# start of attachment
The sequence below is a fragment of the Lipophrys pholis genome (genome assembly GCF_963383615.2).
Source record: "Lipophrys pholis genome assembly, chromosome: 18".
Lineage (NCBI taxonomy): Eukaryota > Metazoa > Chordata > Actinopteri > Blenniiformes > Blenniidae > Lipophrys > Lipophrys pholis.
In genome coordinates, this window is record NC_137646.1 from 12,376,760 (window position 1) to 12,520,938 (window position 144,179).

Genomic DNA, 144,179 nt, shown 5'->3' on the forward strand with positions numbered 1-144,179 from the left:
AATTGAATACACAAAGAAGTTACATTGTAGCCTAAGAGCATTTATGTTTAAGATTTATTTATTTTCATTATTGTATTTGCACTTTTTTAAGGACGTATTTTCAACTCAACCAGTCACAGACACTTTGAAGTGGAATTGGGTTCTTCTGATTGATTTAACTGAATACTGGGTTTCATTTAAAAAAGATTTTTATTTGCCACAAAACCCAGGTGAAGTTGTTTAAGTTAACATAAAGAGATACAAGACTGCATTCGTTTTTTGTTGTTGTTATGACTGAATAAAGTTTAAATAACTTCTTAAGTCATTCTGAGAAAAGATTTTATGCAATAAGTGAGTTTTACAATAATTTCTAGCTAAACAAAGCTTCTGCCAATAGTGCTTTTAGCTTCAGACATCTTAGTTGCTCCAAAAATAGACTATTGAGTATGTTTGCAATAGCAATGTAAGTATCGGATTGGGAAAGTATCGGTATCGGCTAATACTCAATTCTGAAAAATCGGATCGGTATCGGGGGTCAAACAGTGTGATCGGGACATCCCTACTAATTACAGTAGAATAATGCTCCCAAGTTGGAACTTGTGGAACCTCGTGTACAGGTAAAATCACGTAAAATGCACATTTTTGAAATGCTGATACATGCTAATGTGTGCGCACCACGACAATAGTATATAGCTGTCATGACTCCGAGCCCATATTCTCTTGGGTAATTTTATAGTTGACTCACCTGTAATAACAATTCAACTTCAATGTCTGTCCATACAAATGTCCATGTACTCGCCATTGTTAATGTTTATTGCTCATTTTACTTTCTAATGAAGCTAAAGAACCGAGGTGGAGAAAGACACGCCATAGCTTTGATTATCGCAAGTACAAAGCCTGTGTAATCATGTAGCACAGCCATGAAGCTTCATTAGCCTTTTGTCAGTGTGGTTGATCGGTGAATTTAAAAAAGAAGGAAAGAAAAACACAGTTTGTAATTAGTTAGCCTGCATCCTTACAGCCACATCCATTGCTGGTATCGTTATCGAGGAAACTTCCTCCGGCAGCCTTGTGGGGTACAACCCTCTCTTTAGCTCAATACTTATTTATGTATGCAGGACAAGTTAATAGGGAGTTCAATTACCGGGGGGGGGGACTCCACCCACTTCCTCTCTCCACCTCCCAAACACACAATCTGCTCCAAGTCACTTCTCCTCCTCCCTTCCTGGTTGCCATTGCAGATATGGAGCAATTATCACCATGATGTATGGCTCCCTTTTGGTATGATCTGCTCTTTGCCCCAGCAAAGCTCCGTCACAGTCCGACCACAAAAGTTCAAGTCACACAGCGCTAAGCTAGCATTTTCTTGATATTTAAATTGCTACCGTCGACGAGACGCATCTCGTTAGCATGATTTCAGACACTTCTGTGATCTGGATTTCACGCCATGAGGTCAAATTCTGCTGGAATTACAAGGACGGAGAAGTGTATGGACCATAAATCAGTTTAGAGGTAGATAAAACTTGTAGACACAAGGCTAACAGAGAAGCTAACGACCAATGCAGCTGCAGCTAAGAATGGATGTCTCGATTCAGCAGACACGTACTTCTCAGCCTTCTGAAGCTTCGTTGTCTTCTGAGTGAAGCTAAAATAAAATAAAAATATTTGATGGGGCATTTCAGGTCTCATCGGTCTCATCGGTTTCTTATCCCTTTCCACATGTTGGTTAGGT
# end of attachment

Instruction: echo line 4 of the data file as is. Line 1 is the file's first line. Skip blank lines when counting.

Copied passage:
In genome coordinates, this window is record NC_137646.1 from 12,376,760 (window position 1) to 12,520,938 (window position 144,179).